60 million engines! That enormous number of engines is what the employees at the Volkswagen plant in Salzgitter have produced since 1970. The anniversary engine – a 1.5 TSI engine (EA 211EVO) – will start rolling off the production line in early February.
In addition to this large figure, there is a somewhat smaller but currently just as significant one: 7,000. Right now the Salzgitter workforce produces 7,000 various types of engines daily: diesel, gasoline, three-, four-, and six-cylinder engines, and even a 16-cylinder one for Bugatti. In addition, there are also numerous engine components. This all takes place on 86 assembly lines. The level of productivity in Salzgitter has never been higher – 50 years after the plant was first built.
Every one of the 86 production lines will continue increasing the quantities they produce little by little. One goal was to get away from weekend work by producing more during the work week. That was successfully achieved. Furthermore, the company parted ways with unprofitable components, such as marine engines.
Engines for the Golf and Tiguan, but also for Bugatti
With around 6,500 employees, Volkswagen Group Components is one of the biggest employers in the Salzgitter region. And then there are the 400 apprentices. Engines and components from Salzgitter are built into more than 60 Volkswagen Group models. Naturally, that includes the Golf and Tiguan, as well as the Crafter and T6 and the Bugatti Chiron.
Strictly speaking, the Salzgitter plant has been going through a triple transformation in recent years. The first one was the change from diesel to more gasoline engines. Whereas until a few years ago, diesel engines made up three quarters of the total in production and gasoline engines only one quarter, the ratio is now reversed. The second transformation is the ongoing preparation for new, even more efficient engines with lower emissions in general – and increasing the quantities produced. Finally, the third transformation is the shift to e-mobility.
The plant’s conversion and transformation are in full swing. Right now several worlds are confronting each other: while one of the 86 production lines here is still used for building the very heavy 6-cylinder engines among other things, the workers directly next door are making a fist-sized electric pump. Moreover, a free area not far away is just now being re-equipped for the new era of e-mobility. In a few weeks, stators and rotors for the e-motors will begin series production.
2,000 key elements a day for the e-motor
The goal is to produce up to 2,000 rotor and stator units a day for the I.D. family, as well as electric pumps and electric air-conditioning compressors. At the same time, expertise on production processes for battery cells is being developed at the Salzgitter site. Moreover, a pilot facility for recycling batteries is planned for launch at the Salzgitter factory in 2020. The idea behind it: after their service life, battery cells will be recycled to protect the environment and to secure valuable raw materials (such as cathodes, copper, steel and aluminum). “We have not only ensured a future with all these projects, but also created a reliable perspective far beyond the year 2020 … and not only for the Salzgitter location,” says Mark Möller, head of both development and e-mobility.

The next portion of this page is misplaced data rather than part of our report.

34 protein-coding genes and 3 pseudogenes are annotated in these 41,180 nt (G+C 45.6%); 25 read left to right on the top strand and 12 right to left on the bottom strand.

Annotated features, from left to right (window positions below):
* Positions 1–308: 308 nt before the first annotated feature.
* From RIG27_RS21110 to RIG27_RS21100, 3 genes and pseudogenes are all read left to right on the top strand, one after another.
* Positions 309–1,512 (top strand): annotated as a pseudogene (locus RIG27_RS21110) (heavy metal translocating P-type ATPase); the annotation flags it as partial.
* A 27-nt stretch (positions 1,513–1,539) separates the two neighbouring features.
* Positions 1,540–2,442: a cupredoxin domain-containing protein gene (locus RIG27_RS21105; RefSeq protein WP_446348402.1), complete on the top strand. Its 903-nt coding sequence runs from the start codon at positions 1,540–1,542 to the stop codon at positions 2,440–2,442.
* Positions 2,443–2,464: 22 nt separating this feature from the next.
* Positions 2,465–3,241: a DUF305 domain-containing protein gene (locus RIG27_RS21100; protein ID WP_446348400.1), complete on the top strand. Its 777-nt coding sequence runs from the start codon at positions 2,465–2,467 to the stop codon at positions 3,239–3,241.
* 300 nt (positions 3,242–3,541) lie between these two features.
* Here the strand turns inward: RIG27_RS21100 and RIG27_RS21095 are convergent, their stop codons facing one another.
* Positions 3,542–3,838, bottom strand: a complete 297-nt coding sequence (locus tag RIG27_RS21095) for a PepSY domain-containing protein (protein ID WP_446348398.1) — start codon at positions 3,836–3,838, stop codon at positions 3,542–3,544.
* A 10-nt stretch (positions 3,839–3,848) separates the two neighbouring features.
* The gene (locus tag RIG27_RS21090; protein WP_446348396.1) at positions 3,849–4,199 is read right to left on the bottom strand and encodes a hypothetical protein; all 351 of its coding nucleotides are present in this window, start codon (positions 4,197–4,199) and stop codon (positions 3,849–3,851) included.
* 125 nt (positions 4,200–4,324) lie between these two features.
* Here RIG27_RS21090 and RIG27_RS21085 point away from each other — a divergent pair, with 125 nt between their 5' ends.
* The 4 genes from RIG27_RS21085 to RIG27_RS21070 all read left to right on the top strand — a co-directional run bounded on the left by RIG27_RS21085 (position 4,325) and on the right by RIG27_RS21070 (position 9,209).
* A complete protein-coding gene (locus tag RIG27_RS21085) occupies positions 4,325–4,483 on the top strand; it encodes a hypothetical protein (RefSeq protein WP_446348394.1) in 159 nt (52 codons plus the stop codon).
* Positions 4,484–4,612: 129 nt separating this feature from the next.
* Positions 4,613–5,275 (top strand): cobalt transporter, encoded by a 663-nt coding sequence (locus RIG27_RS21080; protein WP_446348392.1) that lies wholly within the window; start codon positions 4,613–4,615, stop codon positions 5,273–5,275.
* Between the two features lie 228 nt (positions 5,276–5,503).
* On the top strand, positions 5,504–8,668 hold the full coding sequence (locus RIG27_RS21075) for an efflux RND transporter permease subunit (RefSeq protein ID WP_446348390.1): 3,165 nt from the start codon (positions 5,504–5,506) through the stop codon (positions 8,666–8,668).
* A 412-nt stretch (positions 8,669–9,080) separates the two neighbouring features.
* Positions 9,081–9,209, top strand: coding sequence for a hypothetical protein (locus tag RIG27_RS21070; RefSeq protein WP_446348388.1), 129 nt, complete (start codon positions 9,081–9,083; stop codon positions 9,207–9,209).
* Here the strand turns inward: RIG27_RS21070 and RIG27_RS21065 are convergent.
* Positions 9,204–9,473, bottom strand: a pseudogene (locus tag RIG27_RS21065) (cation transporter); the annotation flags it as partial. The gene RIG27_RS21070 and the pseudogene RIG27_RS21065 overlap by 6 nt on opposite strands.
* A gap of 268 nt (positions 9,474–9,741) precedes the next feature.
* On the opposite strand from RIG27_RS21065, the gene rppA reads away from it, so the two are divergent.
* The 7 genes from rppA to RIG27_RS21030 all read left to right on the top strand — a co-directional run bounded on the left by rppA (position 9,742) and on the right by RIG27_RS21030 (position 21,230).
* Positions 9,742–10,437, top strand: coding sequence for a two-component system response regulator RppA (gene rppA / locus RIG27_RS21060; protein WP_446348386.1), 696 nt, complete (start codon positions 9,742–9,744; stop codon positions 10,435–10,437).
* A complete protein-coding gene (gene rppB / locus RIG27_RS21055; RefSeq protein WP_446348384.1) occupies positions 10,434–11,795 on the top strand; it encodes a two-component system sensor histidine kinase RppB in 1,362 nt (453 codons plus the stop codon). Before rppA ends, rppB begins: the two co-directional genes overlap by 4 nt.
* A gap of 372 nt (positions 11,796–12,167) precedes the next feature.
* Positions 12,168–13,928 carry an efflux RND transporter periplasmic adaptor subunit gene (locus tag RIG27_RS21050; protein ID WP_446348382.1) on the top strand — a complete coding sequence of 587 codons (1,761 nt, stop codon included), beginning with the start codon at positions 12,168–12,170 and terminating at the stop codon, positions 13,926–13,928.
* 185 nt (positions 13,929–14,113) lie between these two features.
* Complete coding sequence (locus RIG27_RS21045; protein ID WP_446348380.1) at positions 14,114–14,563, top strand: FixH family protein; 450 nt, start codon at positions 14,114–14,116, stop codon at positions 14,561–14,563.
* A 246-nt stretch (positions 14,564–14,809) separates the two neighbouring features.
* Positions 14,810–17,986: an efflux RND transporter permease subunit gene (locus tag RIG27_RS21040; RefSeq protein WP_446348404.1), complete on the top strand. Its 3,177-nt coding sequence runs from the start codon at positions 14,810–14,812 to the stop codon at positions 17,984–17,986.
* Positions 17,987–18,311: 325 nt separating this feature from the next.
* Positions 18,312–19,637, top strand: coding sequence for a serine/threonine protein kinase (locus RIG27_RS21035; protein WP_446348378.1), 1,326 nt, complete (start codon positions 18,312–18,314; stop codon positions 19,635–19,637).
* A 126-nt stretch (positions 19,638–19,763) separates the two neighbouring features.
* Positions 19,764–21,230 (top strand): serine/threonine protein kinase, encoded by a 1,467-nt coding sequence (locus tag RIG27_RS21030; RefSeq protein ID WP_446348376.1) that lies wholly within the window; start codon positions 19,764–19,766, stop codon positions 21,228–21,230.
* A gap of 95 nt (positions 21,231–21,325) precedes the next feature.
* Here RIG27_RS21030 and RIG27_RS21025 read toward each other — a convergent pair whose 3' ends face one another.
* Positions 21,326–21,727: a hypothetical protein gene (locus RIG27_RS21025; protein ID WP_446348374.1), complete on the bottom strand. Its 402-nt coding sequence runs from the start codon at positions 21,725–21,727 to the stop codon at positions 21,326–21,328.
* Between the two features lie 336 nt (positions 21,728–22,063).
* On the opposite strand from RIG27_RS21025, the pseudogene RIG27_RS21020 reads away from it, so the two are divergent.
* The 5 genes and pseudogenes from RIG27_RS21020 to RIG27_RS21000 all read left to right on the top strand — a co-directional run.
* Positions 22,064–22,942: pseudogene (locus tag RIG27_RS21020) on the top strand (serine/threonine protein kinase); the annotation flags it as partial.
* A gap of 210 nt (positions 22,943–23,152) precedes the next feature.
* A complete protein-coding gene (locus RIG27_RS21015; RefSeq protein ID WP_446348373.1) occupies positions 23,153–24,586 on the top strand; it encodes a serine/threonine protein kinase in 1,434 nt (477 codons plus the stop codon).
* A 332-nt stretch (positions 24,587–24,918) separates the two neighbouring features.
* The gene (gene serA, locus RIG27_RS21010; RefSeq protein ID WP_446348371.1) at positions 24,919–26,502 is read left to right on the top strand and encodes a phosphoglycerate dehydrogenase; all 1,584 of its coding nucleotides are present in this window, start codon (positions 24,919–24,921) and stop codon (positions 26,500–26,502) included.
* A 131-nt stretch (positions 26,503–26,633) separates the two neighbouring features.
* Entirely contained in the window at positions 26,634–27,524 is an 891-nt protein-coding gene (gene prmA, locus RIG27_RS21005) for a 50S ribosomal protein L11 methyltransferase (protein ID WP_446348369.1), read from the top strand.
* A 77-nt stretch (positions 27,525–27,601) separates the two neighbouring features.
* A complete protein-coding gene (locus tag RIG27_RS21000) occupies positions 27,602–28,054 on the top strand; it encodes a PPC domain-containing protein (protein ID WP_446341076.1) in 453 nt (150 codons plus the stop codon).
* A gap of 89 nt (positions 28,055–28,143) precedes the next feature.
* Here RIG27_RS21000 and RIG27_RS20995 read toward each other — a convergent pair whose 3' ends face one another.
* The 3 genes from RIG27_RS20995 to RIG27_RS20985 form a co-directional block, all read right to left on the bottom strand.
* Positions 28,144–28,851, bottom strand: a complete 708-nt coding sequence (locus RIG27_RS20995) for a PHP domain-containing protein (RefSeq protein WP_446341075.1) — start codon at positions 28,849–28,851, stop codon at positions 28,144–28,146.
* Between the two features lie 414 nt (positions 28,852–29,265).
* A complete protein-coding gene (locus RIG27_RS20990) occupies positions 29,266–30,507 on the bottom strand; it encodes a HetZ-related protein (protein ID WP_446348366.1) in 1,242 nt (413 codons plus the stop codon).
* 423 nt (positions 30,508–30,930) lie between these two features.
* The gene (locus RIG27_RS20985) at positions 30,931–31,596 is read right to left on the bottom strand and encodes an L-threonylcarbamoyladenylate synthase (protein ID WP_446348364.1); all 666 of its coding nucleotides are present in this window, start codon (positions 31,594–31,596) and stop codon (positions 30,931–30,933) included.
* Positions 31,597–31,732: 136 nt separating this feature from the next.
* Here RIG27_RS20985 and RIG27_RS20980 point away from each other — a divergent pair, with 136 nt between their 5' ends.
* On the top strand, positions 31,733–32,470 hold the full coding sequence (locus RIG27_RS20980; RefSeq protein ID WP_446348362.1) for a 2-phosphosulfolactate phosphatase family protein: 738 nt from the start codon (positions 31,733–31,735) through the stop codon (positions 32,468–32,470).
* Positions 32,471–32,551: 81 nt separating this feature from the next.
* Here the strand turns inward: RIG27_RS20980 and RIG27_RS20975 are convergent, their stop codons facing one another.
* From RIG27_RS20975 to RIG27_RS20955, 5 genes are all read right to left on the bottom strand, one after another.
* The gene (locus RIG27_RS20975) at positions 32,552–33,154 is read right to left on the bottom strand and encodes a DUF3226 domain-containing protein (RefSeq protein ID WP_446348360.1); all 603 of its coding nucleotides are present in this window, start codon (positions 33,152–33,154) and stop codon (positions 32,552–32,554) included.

The conversion and transformation in Salzgitter are, however, only part of a completely revamped entrepreneurial alignment: as of January 1, 2019, Volkswagen Group Components is an independent corporate unit under the umbrella of Volkswagen AG. It encompasses 80,000 employees from 61 plants at 47 locations around the world. “A centralized management can maximize synergies, promote communication and connections between the locations, utilize capacity in the best possible way across brands and optimize investments,” says Thomas Schmall, board member responsible for the Volkswagen Group Components, about the new structure. The Volkswagen Group Components will be divided into five new business fields: engines and foundry, gear boxes and electric drives, chassis, e-mobility, seats. Each business field is responsible for the entire process: from development and procurement to production. Schmall: “This autonomy allows not only Components but also every business segment to fully exploit its potential and at the same time to be wholly measurable based on the results. This is how we create competitive and future-proof jobs.”
The Salzgitter plant manages large production quantities and high complexity
“We move” is the claim Volkswagen Salzgitter makes. When it comes to cars with conventional engines, the colleagues from Lower Saxony deliver the heart, so to speak. Many employees are in the process of being re-trained for the transformation to e-mobility and are familiarizing themselves with their new jobs step by step.
The Salzgitter plant has proven for decades that it can manage large production quantities and high complexity. Its broad range of large series expertise and experience with innovations are now flowing into the new e-technology. Here, too, it’s about making the technology more cost-effective, and thus more marketable.
“The workforce is fully on board, because for one they know that that’s how to secure the future,” says works council head Dirk Windmüller. The long-term plan calls for keeping 5,000 to 6,000 jobs at the location. To accomplish that, services like minor repairs are being outsourced, semi-retirement plans encouraged (the average age of the workforce is currently 46) and temp hiring reduced.
“Salzgitter shows the way”
“The core message is that we can do it ourselves,” says plant director Bleiel. “Salzgitter shows the way,” as CEO Herbert Diess expressed at a symposium at the site. No doubt about it: Salzgitter is one of the pioneers of e-mobility in Europe.